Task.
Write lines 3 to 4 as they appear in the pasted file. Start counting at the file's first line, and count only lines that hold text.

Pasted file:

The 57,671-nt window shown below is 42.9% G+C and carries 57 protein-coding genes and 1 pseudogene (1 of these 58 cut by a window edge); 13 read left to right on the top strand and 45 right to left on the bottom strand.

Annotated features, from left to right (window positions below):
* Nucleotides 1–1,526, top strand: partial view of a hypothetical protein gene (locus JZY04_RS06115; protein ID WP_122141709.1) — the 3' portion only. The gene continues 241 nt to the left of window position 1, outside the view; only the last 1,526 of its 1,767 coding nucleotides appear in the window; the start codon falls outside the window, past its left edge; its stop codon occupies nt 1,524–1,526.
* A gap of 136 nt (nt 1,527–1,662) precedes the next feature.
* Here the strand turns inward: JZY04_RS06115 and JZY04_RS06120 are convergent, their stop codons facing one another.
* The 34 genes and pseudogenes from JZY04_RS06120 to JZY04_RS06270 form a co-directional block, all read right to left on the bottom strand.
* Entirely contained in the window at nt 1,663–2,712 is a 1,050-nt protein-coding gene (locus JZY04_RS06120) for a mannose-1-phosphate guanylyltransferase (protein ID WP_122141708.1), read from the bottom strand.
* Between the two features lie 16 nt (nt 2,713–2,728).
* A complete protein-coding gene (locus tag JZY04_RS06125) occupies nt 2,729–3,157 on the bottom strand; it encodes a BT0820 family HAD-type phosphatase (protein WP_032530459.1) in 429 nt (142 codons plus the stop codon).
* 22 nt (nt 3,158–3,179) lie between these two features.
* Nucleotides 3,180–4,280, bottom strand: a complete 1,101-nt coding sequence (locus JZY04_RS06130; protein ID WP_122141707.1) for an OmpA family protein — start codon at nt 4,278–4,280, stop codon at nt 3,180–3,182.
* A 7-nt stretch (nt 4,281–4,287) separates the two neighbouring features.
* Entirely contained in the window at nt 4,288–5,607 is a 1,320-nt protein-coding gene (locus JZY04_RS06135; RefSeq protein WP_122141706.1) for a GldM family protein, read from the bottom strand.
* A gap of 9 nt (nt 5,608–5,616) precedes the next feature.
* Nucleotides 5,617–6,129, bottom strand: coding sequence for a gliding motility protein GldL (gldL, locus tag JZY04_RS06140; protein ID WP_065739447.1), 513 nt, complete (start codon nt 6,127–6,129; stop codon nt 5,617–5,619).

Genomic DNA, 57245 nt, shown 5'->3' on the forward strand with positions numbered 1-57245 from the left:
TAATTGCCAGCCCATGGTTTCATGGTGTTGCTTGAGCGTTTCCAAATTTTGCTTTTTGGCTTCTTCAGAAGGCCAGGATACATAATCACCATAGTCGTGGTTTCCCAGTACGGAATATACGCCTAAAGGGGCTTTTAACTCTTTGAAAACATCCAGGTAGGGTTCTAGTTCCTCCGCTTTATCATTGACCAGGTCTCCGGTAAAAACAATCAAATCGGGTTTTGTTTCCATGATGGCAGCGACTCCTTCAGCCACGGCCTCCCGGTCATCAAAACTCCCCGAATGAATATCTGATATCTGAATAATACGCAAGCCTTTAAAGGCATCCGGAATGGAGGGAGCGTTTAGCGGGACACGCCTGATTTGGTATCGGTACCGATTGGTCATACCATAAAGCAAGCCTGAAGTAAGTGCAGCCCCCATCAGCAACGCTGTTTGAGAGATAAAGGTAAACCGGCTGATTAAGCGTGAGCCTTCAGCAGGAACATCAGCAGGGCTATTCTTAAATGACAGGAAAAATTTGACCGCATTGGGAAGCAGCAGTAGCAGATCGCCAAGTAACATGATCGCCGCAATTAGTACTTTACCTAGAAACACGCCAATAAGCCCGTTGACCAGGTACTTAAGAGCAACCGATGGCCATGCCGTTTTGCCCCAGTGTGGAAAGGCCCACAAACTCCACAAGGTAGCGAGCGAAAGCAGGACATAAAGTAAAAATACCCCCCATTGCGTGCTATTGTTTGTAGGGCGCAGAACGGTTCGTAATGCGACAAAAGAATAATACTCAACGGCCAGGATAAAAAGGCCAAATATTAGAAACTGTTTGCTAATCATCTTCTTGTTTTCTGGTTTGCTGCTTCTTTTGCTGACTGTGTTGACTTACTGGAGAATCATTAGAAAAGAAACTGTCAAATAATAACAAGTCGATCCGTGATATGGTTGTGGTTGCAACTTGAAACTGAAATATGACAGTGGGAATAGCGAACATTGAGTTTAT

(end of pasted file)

* Nucleotides 1–1,526, top strand: partial view of a hypothetical protein gene (locus JZY04_RS06115; protein ID WP_122141709.1) — the 3' portion only. The gene continues 241 nt to the left of window position 1, outside the view; only the last 1,526 of its 1,767 coding nucleotides appear in the window; the start codon falls outside the window, past its left edge; its stop codon occupies nt 1,524–1,526.
* A gap of 136 nt (nt 1,527–1,662) precedes the next feature.